One year ago I read a book "Your Body's Many Cries for Water" and started drinking 8 - 10 glasses of water per day. This seemed to have the most profound effect on my RLS and now I do not get the syndrome at all. Dr. Batma (the author of the book) has cured 1000's of cases of stomach ulcers, asthma and painful degenerative diseases quickly with water alone.
It seems that a lot of us are chronically dehydrated without realizing it. I am wondering if RLS may be partially a neurotoxic condition in the legs. Most strong pain medications are antihistamine like in action. In his research, Dr. Batma found that histamine has a most important function in that it is in charge of water intake and drought management in the body. It is less active when the body is fully hydrated and becomes increasingly active when the body is dehydrated. In short histamine produces pain when an area in the body is suffering from drought.
Pain, discomfort, ill-ease in the legs... for some people the water cure may very well help. However, this does not include soft drinks, coffee, tea or fruit drinks, just water. Please give it a go and keep up at least 1/2 teaspoon of salt (in your food) for each eight 8oz glasses of water.
Contact Judy at email@example.com if you want any further advice.
Water therapy has been recommended for a whole host of problems for hundreds (possibly even thousands) of years. It is however, never been proven scientifically to be effective.
Many therapies may work by the placebo effect (sugar pill), which may even help up to 20% of many illnesses. Unless a double blinded valid medical study is done (and repeated by other investigators) showing that a treatment has a proven benefit, then all we can say is that it has worked in anecdotal cases, but not if it will work better than a placebo treatment in the majority of patients.
RLS is even more difficult to assess, as far as to how effective treatments work, as individuals can be very variable in responding to even accepted treatments. We will post your treatment with Water Therapy, but can not endorse it. Others may want to try it, but do so at there own risk, as with any other unproven therapy.
A further caution with this water therapy is that patients with high blood pressure should generally avoid the consumption of salt. Patients with a history of congestive heart failure (and other related heart diseases) must avoid any salt intake and most definitely avoid more than a very modest intake of water.
Date: Saturday, April 03, 1999 5:30 PM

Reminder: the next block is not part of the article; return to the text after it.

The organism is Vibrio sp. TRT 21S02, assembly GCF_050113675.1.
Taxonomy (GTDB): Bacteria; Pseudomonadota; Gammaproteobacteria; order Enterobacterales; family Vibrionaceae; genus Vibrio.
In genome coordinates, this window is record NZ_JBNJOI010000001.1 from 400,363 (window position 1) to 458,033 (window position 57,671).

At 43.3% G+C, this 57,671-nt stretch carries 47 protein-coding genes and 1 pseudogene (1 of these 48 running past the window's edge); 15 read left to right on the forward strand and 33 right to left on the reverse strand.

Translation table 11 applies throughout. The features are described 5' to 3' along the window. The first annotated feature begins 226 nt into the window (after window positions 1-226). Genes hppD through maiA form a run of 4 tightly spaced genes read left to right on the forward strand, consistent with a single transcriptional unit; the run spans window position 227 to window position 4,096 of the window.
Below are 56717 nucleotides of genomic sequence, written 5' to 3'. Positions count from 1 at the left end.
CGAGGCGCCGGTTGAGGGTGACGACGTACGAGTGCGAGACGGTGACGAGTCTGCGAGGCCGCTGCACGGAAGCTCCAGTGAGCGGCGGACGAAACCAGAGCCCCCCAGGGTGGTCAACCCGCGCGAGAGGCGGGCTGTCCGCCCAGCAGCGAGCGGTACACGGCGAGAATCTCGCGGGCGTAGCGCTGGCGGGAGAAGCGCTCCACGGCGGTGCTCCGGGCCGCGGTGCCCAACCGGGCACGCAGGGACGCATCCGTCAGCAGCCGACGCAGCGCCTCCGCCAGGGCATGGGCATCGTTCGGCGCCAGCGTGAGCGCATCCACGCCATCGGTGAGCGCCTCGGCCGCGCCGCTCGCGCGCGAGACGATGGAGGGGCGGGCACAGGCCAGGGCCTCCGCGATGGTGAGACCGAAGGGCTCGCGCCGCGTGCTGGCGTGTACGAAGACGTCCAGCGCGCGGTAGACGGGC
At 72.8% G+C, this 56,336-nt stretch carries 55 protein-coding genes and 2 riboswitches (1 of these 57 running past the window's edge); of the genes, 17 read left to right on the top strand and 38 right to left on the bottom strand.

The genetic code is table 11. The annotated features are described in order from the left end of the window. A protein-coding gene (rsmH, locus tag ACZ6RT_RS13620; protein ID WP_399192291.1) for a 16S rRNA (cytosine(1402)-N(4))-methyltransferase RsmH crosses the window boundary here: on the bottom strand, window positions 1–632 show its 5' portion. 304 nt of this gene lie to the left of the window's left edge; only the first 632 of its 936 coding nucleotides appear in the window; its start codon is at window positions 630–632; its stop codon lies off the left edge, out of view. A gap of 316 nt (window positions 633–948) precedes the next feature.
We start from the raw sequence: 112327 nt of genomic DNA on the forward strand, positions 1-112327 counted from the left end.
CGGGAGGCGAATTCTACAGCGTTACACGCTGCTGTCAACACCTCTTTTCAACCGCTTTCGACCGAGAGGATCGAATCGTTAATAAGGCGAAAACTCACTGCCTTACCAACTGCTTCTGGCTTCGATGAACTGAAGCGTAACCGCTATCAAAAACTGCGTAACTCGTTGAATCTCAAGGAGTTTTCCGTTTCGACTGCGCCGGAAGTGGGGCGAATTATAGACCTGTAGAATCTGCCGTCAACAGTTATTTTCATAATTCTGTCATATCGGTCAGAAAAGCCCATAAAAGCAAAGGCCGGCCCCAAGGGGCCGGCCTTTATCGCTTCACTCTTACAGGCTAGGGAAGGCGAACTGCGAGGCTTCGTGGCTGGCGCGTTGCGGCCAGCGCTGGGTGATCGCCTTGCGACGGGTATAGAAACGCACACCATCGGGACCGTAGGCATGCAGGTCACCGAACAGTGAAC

Subject: help with description
I have known about RLS for several years, but did not realize it was a full blown disorder on its own, just thought it was a side effect of medications (antidepressant and allergy) that I was taking. However, these last couple of months rather than just having it as I go to sleep, it's been waking me up every hour or so.
I'm up in Canada now and had been taking OTC Tylenol with caffeine and codeine to sleep, but had to increase the dosage so high it scared me (also was getting severe rebound headaches from it). Talked my doctor into giving straight codeine, thought it would be easier to withdraw from one drug rather than three. I haven't been able to do it though, take 15 to 45 mg a night. Have been using Kava Kava which actually works better than codeine, but only for an hour or so and if I overdosed on it, my stomach kills me in the morning.
Just began to search the Internet and am going to take the info to my doctor in a few days with an three year old blood test with ferritin levels at 28 ug/l (I believe it's supposed to be over 50 for RLS's). I have two questions I need help with.
My RLS follows all the time patterns, but I notice it in my shoulders and hips more than my calves. I 'wring' my feet for several hours each night, but do not really feel any creepy crawly sensations. What I do feel I describe as a rubber band twisted up so tight that it would snap if I didn't move. The sensations seem to located beneath my shoulders blades (between the 'wings' and the spine) and travel from side to side. My legs either just need to move or I have extreme pain after laying down in my knees and surrounding areas. Both not moving much during the day and strenuous exercising sets the pain off.
Sorry to go on for so long, but I want my doctor to treat me seriously. I had mention the RLS to her, but she hadn't picked up on it and she was really reluctant about me continuing the codeine. Thanks for all the info and effort on your part.
Chris L.R. in Calgary